A titular see in Osrhoene. Stephanus Byzantius mentions Dansara as a town near Edessa (Orfa). Procopius (De ædif., II, 6) says it was one of the castles around Theodosiopolis (Rhæsina), which were fortified by Justinian. Dansara, probably at the same time, became an episcopal see suffragan to Edessa, for it figures in the "Notitia episcopatuum" of the Patriarch of Antioch, Anastasius (Vailhé in Echos d'Orient, X, 90 sqq. and 139 sqq.), and its bishop Nonnus was present at the Fifth Ecumenical Council, held at Constantinople in 553 (Lequien, Or. Christ., II, 983). The see must have disappeared on account of the Arabian invasions, as no other bishop is known. It is not certain that it was still in existence in the tenth century (Vailhé in Echos d'Orient, X, 90 sqq.). The site of the city has not been identified. Its name is often written Dausara; such forms as Lansara, etc. are incorrect. The Latin titular see has recently been suppressed.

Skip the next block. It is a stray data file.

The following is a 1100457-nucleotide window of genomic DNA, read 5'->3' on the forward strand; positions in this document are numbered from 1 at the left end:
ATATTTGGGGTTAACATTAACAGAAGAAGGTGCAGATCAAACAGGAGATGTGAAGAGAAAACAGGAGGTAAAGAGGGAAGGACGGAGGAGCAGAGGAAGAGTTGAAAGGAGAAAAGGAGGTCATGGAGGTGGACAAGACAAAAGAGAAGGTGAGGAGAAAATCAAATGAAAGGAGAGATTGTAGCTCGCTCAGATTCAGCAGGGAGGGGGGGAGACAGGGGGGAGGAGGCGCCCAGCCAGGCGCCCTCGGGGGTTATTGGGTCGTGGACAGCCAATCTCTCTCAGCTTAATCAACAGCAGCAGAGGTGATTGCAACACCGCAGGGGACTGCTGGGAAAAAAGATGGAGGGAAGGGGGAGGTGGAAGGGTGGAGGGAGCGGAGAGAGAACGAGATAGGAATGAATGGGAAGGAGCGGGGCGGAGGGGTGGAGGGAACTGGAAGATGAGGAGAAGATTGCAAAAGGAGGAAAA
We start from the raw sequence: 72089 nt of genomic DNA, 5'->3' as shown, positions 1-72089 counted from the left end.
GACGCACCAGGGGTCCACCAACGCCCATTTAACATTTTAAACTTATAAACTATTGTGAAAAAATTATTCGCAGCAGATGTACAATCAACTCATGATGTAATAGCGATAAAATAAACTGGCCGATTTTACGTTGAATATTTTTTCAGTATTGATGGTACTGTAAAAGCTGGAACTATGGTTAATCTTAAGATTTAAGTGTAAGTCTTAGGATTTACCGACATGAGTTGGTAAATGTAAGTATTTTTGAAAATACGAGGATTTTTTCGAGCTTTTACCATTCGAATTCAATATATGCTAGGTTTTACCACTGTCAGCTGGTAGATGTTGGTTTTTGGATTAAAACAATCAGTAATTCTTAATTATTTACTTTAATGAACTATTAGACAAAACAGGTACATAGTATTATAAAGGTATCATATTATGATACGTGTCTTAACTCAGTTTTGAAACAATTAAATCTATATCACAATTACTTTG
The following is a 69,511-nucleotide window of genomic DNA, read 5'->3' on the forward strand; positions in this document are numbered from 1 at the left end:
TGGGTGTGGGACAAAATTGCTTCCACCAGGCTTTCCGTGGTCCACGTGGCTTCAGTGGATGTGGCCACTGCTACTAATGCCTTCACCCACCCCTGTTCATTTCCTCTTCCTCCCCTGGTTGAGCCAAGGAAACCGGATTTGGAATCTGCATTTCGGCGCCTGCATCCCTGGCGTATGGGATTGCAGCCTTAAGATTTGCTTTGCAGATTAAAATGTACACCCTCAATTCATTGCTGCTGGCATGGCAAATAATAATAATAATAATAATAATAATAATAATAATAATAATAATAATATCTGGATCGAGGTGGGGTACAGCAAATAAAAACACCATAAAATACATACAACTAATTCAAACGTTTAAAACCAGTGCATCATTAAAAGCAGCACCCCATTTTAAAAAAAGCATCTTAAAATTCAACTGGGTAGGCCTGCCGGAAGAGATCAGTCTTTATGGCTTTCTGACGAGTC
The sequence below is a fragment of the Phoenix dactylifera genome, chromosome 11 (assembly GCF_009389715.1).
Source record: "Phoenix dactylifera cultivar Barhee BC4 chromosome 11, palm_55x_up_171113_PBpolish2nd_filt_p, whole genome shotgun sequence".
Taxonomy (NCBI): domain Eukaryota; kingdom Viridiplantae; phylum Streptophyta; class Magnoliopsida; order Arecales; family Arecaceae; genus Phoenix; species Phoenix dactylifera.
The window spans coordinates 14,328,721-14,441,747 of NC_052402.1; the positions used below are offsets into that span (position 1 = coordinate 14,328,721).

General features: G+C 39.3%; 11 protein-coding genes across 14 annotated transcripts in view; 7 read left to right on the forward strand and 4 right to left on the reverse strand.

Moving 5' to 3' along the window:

APA citation. (1908). Dansara. In The Catholic Encyclopedia. New York: Robert Appleton Company. http://www.newadvent.org/cathen/04627d.htm
MLA citation. "Dansara." The Catholic Encyclopedia. Vol. 4. New York: Robert Appleton Company, 1908. <http://www.newadvent.org/cathen/04627d.htm>.
Transcription. This article was transcribed for New Advent by Anthony J. Stokes.
Ecclesiastical approbation. Nihil Obstat. Remy Lafort, Censor. Imprimatur. +John M. Farley, Archbishop of New York.
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